What could the UK General Election Results mean for EV rules in the UK?

Net Zero tomorrow, in fifteen years, or never?

In case you hadn’t heard, those eligible to vote in England, Wales, Scotland and Northern Ireland today (4th July) headed to the polling stations in order to cast their ballot and vote for their local Member of Parliament. The party who achieves a majority of seats in Parliament (326/650) will form a government, with their leader becoming Prime Minister. There are five parties who are prominent all over the country – The Conservative Party (Rishi Sunak, incumbent), The Labour Party (Kier Starmer, opposition), The Liberal Democrats (Ed Davey), Reform UK (Nigel Farage) and The Green Party (Carla Denyer and Adrian Ramsay).

You don’t need me to tell you that the climate emergency is a topical and divisive issue in every part of society. Governing bodies worldwide are searching for solutions, with the most widely-accepted one being the total negation of the amount of greenhouse gasses produced by human activity; for those of us in the motoring industry, this means that, if your car doesn’t have a plug, it’s got to go.

But, as with most policies, each party has different ideas about its implementation – in this case, they can’t agree on when net-zero will be achieved in the UK. In case you’re wondering what result of the election could mean for your beloved petrol-V8 (or your begrudgingly-owned 1.5L TSI), here’s when each party plan to implement their net-zero policy:

The Conservative Party

The Tories will maintain their current net-zero target of 2050 if they win the election, although, based on their current track-record, there’s a chance this could be pushed back continually.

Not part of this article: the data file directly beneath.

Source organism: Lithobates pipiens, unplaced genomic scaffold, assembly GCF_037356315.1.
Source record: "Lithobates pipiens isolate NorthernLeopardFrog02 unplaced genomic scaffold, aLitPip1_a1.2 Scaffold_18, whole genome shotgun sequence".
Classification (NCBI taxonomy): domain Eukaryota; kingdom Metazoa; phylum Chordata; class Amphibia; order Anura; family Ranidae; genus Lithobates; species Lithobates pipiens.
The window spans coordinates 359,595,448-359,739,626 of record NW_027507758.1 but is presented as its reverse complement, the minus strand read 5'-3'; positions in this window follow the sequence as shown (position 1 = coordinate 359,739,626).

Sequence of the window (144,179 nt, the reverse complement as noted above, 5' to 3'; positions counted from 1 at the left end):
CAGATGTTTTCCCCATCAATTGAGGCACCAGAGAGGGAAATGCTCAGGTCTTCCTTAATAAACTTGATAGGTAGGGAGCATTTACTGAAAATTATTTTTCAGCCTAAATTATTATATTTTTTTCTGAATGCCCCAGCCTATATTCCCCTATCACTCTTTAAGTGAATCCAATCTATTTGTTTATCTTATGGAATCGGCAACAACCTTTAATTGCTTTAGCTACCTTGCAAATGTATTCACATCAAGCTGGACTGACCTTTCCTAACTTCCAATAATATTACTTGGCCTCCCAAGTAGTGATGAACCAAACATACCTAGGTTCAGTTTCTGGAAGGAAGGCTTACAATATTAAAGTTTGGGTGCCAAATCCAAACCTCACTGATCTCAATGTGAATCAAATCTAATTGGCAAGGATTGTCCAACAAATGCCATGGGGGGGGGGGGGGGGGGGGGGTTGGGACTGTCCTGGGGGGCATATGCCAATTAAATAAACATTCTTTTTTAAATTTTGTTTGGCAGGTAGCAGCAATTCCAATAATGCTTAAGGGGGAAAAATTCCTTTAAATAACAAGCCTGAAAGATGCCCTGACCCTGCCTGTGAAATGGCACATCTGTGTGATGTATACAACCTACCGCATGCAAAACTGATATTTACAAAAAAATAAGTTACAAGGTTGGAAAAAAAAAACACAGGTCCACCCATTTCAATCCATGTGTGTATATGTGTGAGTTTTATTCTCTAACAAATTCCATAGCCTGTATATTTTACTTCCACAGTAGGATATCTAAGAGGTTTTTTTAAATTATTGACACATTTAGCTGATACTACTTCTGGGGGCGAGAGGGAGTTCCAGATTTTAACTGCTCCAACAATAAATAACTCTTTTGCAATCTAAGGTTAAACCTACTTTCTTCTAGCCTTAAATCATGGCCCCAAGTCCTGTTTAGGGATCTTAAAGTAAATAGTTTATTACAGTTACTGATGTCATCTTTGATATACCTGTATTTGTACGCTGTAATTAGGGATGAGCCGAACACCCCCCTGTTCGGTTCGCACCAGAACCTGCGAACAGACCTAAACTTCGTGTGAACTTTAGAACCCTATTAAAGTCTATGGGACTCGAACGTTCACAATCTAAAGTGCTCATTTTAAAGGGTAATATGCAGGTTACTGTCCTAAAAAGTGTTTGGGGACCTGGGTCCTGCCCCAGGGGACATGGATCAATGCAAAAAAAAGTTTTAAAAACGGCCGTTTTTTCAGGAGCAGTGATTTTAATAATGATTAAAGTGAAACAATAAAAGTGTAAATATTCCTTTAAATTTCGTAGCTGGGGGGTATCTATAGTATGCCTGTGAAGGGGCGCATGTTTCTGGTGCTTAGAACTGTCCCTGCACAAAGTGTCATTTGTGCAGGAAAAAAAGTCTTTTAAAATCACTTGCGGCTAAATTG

The Labour Party

Labour pledge to ‘accelerate to’ net-zero by 2030 if they form the UK’s next government, and ‘make Britain a clean energy superpower’. Might have to buy a Tesla in the morning…!

The Liberal Democrats

In true centrist-style, the Lib-Dems’ net-zero targets sit between the Labour and Tory targets, at 2045 – obviously closer to the Tories’ 2050 goal, but perhaps slightly more realistic than Labour’s, of just six years from now.

The Green Party

Clue’s in the name – the Greens want us all out of our ICEs as soon as possible, and, like Labour, hope for total decarbonisation by 2030. Wouldn’t expect anything less from the environmental-conscious party.

Reform UK

Reform have an interesting take here. They plan to ‘scrap net-zero’. They believe that this, as well as axing clean energy subsidies, would save £30bn per year. 

At the time of writing, five constituency results have been announced, all of which went to Labour, and one of which was a gain from the Conservatives. The Exit Poll, which asks voters as they leave the polling station who they voted for, predicted a historic Labour majority of over 200 seats. The remaining results will be announced before the country wakes up, but perhaps it’s time to look at the Dacia Spring!

Title photo by Elliott Stallion on Unsplash

Footer photo by Michael Fousert on Unsplash 

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